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Other ways of communicating: Alena Zhandarova
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Other ways of communicating: Alena Zhandarova

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Foto: Alena Zhandarova

I feel blessed to meet up (over email, but still) with yet another talented, young photographer. Alena Zhandarova, born in 1988 (same day as Jesus Christ, she adds), comes from the far east of Russia, almost on the border of China. Since her early childhood she noticed the ability in herself to search out the “other ways” of communicating with the world. After participating in a workshop five years ago, still holding on to this power, she fell in love with photography. It was the perfect instrument for bringing that special gift in her to life.

Today, she holds her own workshops and her photographs are exhibited all over the world. More recently at Aarhus Center for Contemporary Art, Denmark and at the Anzenberger Gallery, Vienna, Austria.

Curios to know more, I sent Alena a few questions. With the reply came some strangely staged, almost absurd portraits, and some well thought through answers.

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Floret: It’s fair to say that your photographs have a certain humorous/happy feel to them. In what way is this an important part of your practice?

AZ: I adhere to philosophy, that everything I do should be a continuation of myself. Only in this way it will be honest and impregnated. I believe, that despite of the fact that there are billions of people living on Earth, we all have out-and-outer predestinations, abilities and obligations before the higher forces. One of my objectives is to investigate the border between habitual and unfamiliar. I guide the attention to it because it’s a miraculous tool that we can use to change our picture of the world to be in motion, as this planet always is. That is why, perhaps, most of my photographs are looking absurdly and jocular. It’s hard to perceive the falling of engrained prejudices without smiling.

Floret: Where do you find inspiration?

AZ: It comes from above in appliance with some inner world changes or outside universe events. Recently I’ve been fond of bread baking and the study of planet structure.

Floret: When I look at your work, I can’t help thinking about Russia. Is your home country also a great source of inspiration to you? Something you’re conscious about when photographing?

AZ: Yes, sure. I’m in love with the old Russian interiors and try to involve them in my visual research. Even if there is another atmosphere around, I’ll try to reconstruct the space and make use of my imagination.

Floret: I know in at least one of your project you work with self-portraiture. Is it simply for the convenience of being your own subject, or is it some inner feeling you like to express?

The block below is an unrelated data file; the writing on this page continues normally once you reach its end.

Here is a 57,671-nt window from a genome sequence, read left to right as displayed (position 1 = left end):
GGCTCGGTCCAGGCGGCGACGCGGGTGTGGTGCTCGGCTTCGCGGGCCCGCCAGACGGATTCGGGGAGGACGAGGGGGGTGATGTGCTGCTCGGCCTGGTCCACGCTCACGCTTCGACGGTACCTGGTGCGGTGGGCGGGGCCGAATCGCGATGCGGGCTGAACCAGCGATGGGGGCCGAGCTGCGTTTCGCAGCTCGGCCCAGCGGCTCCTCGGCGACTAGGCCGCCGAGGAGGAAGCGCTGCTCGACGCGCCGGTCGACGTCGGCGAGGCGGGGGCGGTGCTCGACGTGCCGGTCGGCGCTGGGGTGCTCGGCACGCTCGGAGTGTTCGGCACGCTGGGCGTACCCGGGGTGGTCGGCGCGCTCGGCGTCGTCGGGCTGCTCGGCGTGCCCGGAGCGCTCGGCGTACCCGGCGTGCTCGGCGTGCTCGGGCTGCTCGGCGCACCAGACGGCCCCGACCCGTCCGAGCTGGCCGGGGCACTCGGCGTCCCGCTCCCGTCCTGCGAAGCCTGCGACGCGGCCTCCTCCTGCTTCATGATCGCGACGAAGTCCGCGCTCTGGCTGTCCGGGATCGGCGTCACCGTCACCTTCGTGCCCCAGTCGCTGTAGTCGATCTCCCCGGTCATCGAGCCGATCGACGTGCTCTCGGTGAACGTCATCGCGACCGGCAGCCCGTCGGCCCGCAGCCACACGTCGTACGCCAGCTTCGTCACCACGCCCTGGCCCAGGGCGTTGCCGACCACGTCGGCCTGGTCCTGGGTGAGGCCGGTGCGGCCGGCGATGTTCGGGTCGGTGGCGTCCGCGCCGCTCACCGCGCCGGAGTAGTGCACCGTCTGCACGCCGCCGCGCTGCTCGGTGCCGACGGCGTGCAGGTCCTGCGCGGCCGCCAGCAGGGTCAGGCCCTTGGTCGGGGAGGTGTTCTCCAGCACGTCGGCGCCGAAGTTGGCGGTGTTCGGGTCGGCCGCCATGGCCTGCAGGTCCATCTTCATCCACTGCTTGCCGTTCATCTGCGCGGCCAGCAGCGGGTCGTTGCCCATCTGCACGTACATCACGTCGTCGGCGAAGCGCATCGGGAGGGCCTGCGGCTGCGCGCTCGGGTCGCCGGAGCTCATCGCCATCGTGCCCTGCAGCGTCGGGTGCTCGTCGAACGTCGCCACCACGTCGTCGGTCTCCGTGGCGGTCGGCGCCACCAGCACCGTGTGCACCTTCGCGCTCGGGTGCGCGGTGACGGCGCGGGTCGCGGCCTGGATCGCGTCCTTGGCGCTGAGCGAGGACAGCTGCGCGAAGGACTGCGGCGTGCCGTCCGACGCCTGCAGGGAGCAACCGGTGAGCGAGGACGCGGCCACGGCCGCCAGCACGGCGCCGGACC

AZ: Self-portraiture is my beloved sphere of research, which I by the way, continue to explore. It’s both very cozy to work with, and also lets out my inner feelings to see more clearly what is happening there. I usually practice a non-planned shooting, because it helps me to relay on the exact moment (the space around and my spirits).

Floret: You also told me you’re working on a new project at the moment. Would it be possible for us to have a little preview and some more information about it?

AZ: I’m working on several projects right now. One of them is a new path for me because of the theme and the technique. It’s a documentary research about my great grand father, who participated in the Russian-Japanese War in the beginning of 20th century, and was held captive in Japan for some years. He fell in love with a Japanese woman, but came back home, built a house, planted the elm tree and raised six children. I’m intrigued and inspired by this story. I don’t have a lot of facts, only some archive photographs with him and a Japanese hieroglyph on the back of them. For example, I found that the photo studio where he was photographed a century ago still exists. I want to go there and remake his portrait in the same pose and clothes. It’s a multilayer exploration, which I’d like to make into a book in the future. Visually the work is very different from my other projects, and it is still on an early stage, so I prefer to show you this later.

Floret: What’s next for you now? Any upcoming exhibitions or travel plans?

AZ: I’m looking for a residency in Japan and a grant to continue the project about my great grand father.

Floret: Can we end with three words of love?

AZ: Spirit, joyfulness and will.

To see more of Alena Zhandarova’s work visit her website and make sure to also check out her hand-made book, The City of Brides. It’s well worth it.

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